OpenLog for TinyTrak – inline DE9 adapter

OpenLog for TinyTrak described a data logger for APRS NMEA data.

This article shows an innovative inline adapter for adding an Openlog to an existing APRS installation where the GPS is powered with 5V via the DE9 connector.

Above, the adapter comprises a DE9 male and DE9 female connector cabled together as a through connection, and the Openlog is wired into one of the backshells, wrapped in heat shrink tube, and velcro’d to the backshell. Continue reading OpenLog for TinyTrak – inline DE9 adapter

Basic programming jig for STC15F104E and STC15F204E chips #3

The STC15Fx chips use a simple TTL/CMOS async programming interface that is suited to the common USB-RS232(TTL) adapters. This article describes a low cost programmer that also allows the programming application to Vcc (so initiating the boot loader automatically).

Above is the programmer ($2.50 on eBay) and a small adapter that plugs into the top row of the 2×5 header on the programmer.

DIP-28 are located carefully so that the pins 10-18 are in the socket, the same connections are used for both chip sizes for STC15F104E and STC15F204E. Continue reading Basic programming jig for STC15F104E and STC15F204E chips #3

Basic programming jig for STC15F104E and STC15F204E chips

The STC15Fx chips use a simple TTL/CMOS async programming interface that is suited to the common USB-RS232(TTL) adapters, some of which are less than A$2 on eBay (CH341 chip).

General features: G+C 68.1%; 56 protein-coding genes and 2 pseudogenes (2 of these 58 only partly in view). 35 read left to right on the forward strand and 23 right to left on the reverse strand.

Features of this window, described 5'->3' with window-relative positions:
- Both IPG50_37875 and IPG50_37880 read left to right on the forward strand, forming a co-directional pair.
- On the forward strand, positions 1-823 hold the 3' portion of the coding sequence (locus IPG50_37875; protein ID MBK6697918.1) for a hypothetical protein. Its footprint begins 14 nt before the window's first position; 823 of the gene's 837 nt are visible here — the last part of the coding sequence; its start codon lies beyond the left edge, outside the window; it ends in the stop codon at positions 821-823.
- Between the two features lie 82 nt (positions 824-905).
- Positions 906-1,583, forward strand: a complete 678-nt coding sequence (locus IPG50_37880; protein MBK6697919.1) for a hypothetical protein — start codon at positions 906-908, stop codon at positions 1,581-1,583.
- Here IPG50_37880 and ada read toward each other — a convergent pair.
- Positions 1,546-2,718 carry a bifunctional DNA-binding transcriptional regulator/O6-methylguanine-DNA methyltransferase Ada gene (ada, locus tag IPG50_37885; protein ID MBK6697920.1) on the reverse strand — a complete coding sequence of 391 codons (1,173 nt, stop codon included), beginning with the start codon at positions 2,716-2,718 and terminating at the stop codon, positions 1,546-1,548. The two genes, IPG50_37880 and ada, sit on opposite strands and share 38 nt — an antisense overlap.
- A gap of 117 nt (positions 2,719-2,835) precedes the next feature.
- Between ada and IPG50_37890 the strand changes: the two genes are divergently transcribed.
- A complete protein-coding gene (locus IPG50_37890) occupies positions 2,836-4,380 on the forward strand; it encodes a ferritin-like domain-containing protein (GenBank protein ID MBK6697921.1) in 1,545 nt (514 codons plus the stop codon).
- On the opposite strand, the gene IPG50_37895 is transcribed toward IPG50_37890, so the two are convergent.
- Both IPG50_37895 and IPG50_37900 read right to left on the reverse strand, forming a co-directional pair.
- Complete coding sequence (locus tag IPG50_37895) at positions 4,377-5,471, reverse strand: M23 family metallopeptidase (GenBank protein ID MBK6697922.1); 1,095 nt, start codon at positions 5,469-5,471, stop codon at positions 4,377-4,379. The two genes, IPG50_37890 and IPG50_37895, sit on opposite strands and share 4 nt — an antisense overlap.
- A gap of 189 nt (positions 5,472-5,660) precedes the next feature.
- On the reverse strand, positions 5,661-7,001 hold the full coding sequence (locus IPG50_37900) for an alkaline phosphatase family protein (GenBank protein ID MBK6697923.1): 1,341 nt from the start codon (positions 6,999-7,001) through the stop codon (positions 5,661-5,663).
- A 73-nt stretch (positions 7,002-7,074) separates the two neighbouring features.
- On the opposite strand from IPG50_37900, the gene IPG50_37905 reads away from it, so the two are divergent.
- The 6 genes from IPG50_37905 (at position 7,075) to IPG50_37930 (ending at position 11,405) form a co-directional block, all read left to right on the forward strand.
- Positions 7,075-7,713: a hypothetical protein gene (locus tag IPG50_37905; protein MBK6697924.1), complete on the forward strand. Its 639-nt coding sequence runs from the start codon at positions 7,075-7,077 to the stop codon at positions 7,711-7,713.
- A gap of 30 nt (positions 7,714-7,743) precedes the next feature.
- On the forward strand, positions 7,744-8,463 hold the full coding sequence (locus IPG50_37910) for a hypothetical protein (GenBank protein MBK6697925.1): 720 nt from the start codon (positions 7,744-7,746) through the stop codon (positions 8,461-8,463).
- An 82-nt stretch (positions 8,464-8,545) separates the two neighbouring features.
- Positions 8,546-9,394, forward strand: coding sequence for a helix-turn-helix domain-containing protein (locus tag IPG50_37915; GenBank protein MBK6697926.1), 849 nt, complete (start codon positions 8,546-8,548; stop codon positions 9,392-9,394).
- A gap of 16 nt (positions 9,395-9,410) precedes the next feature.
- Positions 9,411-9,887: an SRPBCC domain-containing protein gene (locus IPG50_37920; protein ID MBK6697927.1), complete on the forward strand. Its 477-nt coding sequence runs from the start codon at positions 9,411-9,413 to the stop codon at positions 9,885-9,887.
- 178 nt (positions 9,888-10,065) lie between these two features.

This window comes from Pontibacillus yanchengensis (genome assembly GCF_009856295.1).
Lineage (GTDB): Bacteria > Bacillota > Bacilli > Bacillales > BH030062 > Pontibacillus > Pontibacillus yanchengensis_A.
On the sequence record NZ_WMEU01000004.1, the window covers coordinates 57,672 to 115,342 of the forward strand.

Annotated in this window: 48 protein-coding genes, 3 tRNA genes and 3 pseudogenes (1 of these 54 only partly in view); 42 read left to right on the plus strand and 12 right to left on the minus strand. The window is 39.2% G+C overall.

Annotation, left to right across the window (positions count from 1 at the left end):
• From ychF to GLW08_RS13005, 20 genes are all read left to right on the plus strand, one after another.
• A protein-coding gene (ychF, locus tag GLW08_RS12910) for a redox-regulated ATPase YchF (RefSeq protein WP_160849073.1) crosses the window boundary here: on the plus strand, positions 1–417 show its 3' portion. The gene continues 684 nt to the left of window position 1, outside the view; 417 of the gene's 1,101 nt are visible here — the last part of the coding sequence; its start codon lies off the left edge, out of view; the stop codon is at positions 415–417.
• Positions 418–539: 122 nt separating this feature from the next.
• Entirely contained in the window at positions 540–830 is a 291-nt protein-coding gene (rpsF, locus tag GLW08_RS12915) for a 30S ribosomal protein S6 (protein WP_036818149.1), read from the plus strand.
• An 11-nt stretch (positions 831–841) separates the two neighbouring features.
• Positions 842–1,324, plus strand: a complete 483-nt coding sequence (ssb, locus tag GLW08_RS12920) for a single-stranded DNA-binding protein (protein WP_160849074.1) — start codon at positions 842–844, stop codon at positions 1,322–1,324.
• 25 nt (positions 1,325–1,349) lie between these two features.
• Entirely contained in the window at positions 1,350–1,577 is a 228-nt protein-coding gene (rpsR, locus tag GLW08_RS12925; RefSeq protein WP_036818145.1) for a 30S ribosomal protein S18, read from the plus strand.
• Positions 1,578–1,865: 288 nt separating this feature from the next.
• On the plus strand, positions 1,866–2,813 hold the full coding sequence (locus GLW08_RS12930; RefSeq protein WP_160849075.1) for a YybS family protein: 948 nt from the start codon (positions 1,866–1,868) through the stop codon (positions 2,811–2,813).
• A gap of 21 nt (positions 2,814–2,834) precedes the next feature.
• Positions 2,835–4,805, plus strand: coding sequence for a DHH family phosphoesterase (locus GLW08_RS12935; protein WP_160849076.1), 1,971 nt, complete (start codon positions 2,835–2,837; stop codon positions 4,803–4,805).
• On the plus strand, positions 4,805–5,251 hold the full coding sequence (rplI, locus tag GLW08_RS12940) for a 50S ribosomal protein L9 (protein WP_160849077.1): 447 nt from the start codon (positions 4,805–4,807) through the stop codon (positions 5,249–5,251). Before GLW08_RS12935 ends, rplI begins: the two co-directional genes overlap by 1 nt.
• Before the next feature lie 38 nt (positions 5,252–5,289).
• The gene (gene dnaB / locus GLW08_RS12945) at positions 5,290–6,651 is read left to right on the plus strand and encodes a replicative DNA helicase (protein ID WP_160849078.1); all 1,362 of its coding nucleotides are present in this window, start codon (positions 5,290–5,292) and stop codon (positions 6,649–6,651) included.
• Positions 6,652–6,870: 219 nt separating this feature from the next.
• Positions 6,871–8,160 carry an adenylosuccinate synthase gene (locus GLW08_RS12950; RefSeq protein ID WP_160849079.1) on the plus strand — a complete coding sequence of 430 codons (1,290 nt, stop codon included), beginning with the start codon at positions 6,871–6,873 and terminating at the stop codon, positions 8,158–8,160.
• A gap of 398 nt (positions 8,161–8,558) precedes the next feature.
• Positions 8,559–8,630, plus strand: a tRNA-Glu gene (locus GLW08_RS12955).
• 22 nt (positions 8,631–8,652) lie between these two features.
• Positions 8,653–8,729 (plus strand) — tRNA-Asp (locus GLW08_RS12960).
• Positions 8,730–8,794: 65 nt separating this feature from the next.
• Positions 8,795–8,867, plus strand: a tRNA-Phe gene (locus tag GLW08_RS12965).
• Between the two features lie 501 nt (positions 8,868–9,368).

Above, the completed adapter. DIP-28 are located carefully so that the pins 10-18 are in the socket, the same connections are used for both chip sizes for STC15F104E and STC15F204E. Continue reading Basic programming jig for STC15F104E and STC15F204E chips

Trying to make sense of the STC U8W chip programmer

STC is a Chinese maker of microcontroller chips, mostly 8051 architecture. The whole environment is characterised by a lack of English language information, or unreliable information.

The U8W is a programmer for some of their chips, and works in concert with their ISP programming software (Windows).

Above is the U8W. It was supplied without any documentation by an Aliexpress seller. Requests from the seller and from STC have not yielded any information. Continue reading Trying to make sense of the STC U8W chip programmer

ISP adapter for Arduino Pro Mini / Pro Micro

I have started using Arduino Pro Micros recently, and sourced inexpensive clones from China.

Experience is that all manner of inexpensive small microcontroller modules from China are likely to have issues with the bootloader: it isn’t there, it is back level, not suited to the actual clock speed.

I have come to routinely install a current / known / working bootloader to avoid wasting time down the track.

The Pro Micro does not have an ISP header, and the QFN package does not suit a chip adapter, so the next option is an adapter that can connect to the board with no pins, male or female headers, top or bottom.

Above is an adapter built on a small piece of Veroboard. If you are ging to copy it, make it one row of holes higher. I did initially, and in a miscount of rows, I incorrectly removed the top row. The black mark identifies the pin 1 of the Pro Micro, and the adapter connects to the side with the /RST pin.

 

The headers on the adapter engage JP6, preserving the pin ordering, pin 1 to the black mark on the veroboard.